Most second generation (or newer) EVs come with different settings allowing you to adjust how much regenerated energy you want.  A maximum setting, often referred to as “one pedal driving,” will stop the car entirely when you release the accelerator. In this setting, as you come to a stop you don’t need to apply the brakes, simply decrease pressure on the pedal until you want to stop the car, then release the pedal entirely. The motor reverses direction until its ability to regenerate and slow the car diminishes, at which time the hydraulic braking system will engage automatically and stop the vehicle. This setting takes a little getting used to. If you let off the pedal entirely at a high speed expecting to coast you will feel a jolt and quickly have to re-engage the accelerator, but once or twice behind the wheel you’ll get used to it. If you have ever driven a manual transmission car, one pedal driving can feel a lot like driving in first gear. It is recommended that this setting be used in heavy traffic situations due to the relatively low speeds and frequent stops. In this setting you can also apply the brakes at any time to stop the vehicle rapidly.

Can You Change the Regenerative Braking Levels?

Most EVs let you change the level of regenerative braking. If maximum regenerative braking is too much of an adjustment for you, the lightest brake settings will allow you to drive the vehicle in a relatively normal fashion, applying the hydraulic braking system to stop the car. In this setting you’ll feel a light sensation of the motor reversing when you let off the accelerator. Just a touch of the brakes will increase the regeneration and slow the car. You will feel the regeneration disengage (like the car is in neutral) as the vehicle is near a complete stop and then you depress the brake to completely stop the vehicle as normal. This setting is recommended for highway driving so that when you let off the accelerator the effect is not as pronounced as with high-reg settings.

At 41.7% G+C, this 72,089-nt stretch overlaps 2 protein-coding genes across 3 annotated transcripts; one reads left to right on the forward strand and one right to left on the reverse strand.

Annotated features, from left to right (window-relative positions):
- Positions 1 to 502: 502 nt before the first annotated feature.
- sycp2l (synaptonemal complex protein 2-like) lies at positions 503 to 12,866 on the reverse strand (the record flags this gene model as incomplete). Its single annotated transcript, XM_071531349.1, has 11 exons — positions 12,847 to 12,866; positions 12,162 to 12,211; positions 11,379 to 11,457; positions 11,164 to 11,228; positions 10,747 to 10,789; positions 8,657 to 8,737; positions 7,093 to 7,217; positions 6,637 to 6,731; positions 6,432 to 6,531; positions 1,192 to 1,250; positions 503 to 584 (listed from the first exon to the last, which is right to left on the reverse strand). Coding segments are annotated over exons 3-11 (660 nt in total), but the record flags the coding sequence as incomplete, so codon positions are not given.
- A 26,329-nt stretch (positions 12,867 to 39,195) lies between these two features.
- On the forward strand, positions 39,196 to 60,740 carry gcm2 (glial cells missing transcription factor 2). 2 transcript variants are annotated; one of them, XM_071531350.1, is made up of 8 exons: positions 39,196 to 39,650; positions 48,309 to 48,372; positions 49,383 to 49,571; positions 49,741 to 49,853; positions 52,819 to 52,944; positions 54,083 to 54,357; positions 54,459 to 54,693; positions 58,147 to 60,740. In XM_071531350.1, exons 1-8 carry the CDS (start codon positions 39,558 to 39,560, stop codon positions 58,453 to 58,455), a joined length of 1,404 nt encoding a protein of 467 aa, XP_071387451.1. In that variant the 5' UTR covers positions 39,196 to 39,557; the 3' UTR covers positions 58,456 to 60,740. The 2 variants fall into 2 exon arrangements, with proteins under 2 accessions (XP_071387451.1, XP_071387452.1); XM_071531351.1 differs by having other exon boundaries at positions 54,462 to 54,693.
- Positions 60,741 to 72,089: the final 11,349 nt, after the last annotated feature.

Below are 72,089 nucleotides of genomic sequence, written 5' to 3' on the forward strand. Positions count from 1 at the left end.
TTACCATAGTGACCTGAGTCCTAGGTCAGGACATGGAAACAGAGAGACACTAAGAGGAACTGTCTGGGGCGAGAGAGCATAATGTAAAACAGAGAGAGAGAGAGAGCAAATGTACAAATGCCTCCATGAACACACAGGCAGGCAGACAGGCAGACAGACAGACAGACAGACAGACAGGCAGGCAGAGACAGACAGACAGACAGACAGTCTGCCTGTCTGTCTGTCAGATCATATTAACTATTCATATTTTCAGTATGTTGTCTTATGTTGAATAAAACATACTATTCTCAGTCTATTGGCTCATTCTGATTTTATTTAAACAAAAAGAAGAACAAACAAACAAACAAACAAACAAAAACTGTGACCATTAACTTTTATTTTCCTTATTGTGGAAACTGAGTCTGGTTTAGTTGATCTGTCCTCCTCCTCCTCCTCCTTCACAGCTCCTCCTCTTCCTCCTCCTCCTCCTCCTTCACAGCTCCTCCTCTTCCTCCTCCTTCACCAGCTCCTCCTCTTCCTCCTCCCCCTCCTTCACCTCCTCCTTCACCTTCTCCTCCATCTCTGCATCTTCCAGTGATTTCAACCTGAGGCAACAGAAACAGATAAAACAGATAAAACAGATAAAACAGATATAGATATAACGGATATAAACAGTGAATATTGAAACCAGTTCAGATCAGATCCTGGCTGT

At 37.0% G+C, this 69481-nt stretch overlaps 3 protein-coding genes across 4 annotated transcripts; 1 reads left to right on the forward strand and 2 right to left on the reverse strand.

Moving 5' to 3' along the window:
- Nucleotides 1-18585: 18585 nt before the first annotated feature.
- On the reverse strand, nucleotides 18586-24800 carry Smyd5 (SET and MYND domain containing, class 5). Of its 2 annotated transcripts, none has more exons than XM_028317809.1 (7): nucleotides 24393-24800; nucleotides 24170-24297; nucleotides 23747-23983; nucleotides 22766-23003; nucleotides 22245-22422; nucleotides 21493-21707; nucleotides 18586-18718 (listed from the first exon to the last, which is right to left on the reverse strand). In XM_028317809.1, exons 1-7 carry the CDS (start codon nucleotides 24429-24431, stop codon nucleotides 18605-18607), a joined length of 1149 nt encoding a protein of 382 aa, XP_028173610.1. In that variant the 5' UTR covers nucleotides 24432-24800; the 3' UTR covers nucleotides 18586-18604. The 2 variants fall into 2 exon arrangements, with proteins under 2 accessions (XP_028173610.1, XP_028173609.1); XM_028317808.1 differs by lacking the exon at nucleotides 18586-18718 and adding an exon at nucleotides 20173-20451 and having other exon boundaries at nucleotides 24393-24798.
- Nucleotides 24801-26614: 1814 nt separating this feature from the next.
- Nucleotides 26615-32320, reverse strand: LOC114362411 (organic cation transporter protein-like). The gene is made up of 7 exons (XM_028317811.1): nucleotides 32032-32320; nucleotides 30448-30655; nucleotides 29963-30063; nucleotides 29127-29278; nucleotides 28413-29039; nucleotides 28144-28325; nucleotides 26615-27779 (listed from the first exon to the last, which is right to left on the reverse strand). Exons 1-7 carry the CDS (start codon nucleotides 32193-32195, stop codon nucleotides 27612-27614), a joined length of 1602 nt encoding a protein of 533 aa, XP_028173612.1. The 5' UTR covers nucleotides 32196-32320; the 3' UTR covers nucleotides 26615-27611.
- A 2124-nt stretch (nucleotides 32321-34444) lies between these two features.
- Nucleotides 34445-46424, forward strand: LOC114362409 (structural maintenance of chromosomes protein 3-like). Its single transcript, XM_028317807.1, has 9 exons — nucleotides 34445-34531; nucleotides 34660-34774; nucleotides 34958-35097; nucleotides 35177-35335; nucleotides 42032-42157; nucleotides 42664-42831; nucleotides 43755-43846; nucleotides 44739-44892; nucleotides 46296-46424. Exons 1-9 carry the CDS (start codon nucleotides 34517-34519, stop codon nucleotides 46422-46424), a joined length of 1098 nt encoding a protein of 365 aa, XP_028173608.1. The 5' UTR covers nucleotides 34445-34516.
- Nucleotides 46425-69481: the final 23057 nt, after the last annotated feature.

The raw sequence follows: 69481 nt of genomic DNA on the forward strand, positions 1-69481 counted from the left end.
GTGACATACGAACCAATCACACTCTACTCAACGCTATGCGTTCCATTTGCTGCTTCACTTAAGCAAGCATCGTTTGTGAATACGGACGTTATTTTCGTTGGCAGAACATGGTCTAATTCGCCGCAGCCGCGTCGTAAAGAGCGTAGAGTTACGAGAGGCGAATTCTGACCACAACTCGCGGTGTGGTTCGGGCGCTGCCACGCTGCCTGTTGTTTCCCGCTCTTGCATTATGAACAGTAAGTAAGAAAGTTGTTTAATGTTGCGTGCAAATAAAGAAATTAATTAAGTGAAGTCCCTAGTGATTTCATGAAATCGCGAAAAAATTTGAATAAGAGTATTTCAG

Each manufacturer has different names for their settings. BMW for example, has low, medium and high – simple enough. The Ford Mach–e calls them whisper, engage, and unbridled. Hyundai has a number system: 1, 2, and 3. Chevy calls the lowest regen setting Drive, followed by Drive+, One Pedal Drive, and One Pedal Drive+ for the greatest amount. A couple of turns behind the wheel and you’ll find the setting for you and likely stay on that setting. According to manufacturer data, most drivers do not constantly change the settings depending on the road conditions; they usually adapt their use of the setting they become comfortable with.

Other benefits of regenerative braking

The regenerative braking systems have another great advantage over traditional hydraulic braking systems: cost. According to the U.S. Department of Energy, “An EV typically requires minimal scheduled maintenance, and brake systems generally last longer than those on conventional vehicles because of regenerative braking”. For a comparison, Toyota suggests that you service the brakes in one of their ICE cars every 30,000 to 35,000 miles. I recently serviced my EV (air conditioning issue) and the brake and rotor wear were both over 50% all around at 53,000 miles. This means I can potentially get 3-3.5x longer use out of my brakes than in an ICE car. 

So if you own an EV, go ahead and get happy about stopping at all of those red lights. Less wear on your brakes while charging your battery is pretty cool!  And, if you don’t own an EV yet, maybe you should.